But Mother may say that I am what I am in consequence of her administration, and that what I have done for the younger members of the family is ultimately to be credited to her. But this is a delusion. At my birth she prayed that 1 might be a "minister of the everlasting gospel." What did she mean by this? Nothing more that that I might be such a minister as the specimens around her, a minister of the worldly church, which stands foremost in opposition to the everlasting gospel and from which we have come out. What is the real office of such a minister? Simply to keep enough religious influence at work in the community to make men comfortable in the service of Mammon. I would as willingly be a Unitarian lawyer, an infidel doctor, a nothingarian merchant, or a free-and-easy cashier. All that makes me different from the Rev. Mr. Foster is to be credited not to Mother but to the grace of God working beyond her and in spite of her.

It is nevertheless to be admitted that there was a degree of reality in her religion, and that her influence had a valuable agency in preparing us for the education of God. I will allow that her educational system has been to that in which we stand as Judaism to Christianity. Judaism, though it was in one sense the mother of Christianity, did not create Christianity and could claim no control over it. And Judaism was not valuable in itself, but only as an antecedent of Christianity. In the destruction of Jerusalem with its attending horrors we see the end and the actual value of that part of Judaism which set up for itself and would not merge itself in the Christian dispensation. So the education which we received from Mother, if it had terminated in itself, would have only ripened us for destruction. It is valuable only as a preparation for the education


of God. If then she has opposed the system which has succeeded her own, she has done what she could to render all that she has done for us worthless. Now I aver before heaven and earth that she has resisted me constantly and at every important step in my career since I became in truth a "minister of the everlasting gospel." She resisted me when I first proposed to her the gospel. She resisted me when I first preached the gospel in this village. She resisted me long and obstinately in reference to my claim of spiritual rule over her and her children. Many times I have found no way to lead on the children without requiring them to renounce her authority and make war on her. She has repeatedly withdrawn herself from me, and once at least made overtures of alliance to David Crawford and the church. She was in a state of rebellion against me when I married Harriet and commenced permanent operations in this place. If her will had been done, I should have suppressed every strong feature of the gospel and remained in submission to the church; I should have avoided all the innovations which have given us our independent position and are leading us on to the "new heavens and the new earth;" the children would have been educated by the world and for the world, and our spiritual capital would have been utterly sunk and drowned in alliances with our relatives and with worldly society. Where then is her glorying? Her mouth shall be stopped. She shall not dictate as a mother over us.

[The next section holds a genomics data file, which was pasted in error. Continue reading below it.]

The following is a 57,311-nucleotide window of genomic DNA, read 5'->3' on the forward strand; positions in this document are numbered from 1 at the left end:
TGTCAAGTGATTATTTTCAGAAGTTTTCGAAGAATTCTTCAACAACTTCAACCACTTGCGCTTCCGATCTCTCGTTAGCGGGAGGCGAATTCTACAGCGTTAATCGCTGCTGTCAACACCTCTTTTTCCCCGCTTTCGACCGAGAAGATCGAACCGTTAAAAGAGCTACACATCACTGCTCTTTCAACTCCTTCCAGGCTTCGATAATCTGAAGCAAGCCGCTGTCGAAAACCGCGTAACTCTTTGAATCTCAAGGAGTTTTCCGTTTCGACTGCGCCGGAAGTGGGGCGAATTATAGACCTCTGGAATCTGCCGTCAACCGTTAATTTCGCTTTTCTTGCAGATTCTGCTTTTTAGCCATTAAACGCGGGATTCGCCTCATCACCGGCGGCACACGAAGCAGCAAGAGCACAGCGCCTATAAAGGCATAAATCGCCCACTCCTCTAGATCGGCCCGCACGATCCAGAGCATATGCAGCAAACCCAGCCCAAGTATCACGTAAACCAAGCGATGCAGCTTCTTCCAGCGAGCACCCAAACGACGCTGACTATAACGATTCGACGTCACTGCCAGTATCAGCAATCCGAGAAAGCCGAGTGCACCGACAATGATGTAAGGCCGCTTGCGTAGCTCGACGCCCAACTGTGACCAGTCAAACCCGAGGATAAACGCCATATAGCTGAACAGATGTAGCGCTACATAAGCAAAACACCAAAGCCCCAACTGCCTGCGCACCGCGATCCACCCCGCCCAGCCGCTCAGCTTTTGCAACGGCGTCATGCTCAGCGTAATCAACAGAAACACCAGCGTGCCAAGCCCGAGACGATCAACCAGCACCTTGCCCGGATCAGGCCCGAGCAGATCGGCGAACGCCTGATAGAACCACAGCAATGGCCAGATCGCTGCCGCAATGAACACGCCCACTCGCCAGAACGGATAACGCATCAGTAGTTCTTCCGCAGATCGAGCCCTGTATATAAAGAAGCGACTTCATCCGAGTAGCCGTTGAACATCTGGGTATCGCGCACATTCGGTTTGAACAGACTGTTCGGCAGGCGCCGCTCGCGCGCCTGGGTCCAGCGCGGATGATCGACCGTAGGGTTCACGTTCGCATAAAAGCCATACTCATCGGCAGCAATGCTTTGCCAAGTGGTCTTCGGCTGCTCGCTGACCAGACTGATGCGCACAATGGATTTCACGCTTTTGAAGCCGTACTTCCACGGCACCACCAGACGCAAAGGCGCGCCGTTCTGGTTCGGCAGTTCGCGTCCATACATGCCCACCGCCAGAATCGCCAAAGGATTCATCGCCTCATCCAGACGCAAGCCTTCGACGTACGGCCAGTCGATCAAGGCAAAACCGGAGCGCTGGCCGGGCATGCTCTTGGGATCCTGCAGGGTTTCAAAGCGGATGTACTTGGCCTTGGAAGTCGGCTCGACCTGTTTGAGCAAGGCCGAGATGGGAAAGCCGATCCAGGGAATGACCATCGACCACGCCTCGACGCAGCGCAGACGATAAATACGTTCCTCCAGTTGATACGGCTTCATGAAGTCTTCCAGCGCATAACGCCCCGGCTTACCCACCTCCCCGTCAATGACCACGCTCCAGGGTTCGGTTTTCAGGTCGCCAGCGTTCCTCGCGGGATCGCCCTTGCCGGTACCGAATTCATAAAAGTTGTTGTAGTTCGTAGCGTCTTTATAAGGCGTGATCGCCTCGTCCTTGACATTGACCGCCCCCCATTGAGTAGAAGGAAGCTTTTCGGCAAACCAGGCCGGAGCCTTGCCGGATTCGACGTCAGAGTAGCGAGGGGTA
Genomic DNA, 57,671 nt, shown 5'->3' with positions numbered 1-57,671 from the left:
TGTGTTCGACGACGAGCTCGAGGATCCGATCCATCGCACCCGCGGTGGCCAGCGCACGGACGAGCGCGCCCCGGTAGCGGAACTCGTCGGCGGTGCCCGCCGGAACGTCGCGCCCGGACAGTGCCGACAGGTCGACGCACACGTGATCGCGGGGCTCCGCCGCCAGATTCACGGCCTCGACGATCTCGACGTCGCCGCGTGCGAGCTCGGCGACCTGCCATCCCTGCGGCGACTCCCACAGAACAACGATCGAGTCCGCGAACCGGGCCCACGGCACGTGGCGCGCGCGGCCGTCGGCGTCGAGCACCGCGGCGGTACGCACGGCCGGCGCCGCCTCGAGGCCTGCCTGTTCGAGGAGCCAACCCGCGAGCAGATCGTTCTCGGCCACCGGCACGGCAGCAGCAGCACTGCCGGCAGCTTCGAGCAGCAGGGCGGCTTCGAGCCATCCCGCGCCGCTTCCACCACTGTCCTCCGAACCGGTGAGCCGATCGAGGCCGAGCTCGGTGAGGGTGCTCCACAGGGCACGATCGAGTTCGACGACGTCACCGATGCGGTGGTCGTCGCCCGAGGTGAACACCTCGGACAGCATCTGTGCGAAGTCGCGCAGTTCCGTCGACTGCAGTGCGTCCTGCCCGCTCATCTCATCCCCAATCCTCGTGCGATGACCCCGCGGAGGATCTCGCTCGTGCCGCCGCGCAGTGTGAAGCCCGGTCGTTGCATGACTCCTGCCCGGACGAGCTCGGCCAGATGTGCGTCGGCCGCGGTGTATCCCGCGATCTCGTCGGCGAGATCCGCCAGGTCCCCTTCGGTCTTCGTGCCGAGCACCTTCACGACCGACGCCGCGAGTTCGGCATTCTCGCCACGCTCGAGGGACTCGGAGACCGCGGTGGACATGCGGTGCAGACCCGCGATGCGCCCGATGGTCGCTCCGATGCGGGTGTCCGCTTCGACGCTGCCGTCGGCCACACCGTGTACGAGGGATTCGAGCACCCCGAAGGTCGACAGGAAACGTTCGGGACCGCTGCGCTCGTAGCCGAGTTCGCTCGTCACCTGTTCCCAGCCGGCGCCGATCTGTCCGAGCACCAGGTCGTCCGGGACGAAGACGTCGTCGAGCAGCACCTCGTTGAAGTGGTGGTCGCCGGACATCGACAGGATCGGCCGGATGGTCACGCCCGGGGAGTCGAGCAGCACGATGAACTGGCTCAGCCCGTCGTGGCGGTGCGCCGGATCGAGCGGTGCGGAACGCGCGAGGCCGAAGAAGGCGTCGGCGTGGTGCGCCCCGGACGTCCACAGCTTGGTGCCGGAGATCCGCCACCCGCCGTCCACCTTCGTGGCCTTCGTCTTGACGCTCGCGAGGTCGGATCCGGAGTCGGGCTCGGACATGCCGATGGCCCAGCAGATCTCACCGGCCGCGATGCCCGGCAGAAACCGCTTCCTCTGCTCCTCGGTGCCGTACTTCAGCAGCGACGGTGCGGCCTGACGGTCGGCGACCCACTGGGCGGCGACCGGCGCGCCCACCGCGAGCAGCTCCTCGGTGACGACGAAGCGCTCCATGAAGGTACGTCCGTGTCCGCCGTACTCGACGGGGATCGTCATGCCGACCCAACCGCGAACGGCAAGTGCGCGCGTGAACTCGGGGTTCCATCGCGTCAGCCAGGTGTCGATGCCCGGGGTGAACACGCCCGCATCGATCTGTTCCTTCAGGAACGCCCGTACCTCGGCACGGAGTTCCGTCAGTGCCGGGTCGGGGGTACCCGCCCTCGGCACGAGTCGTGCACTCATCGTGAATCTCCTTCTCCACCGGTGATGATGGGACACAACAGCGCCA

I have written these severe truths not in cruelty but in love. My intention is to reduce her self-conceit, that she may be saved. The day has come when "all the haughtiness of man shall be brought low and the Lord alone exalted."


Noyes's mother had one more period of stout opposition. It was in the midst of the crisis at Putney in December 1847, when she attempted to turn back the forces of social revolution. She was


however soon reconverted, and joined the Community at Oneida in May 1849.

During the remainder of her life, though she always had a mind of her own, she was a loyal and helpful member. Her husband was gone and her children grown, but she had with her under the same roof sons, daughters, grandchildren and two hundred and fifty fellow-communists. Singing hymns and reciting Bible texts aloud when unable to sleep at night, whittling miniature totems in her room when time hung heavily, corresponding with gentle-spirited friends, penning endless illegible reminiscences and reflections to the despair of her biographers, she was "contented and happy" until her death in 1866 at the age of eighty-six years.

Chapter 12: Mutual Criticism | Contents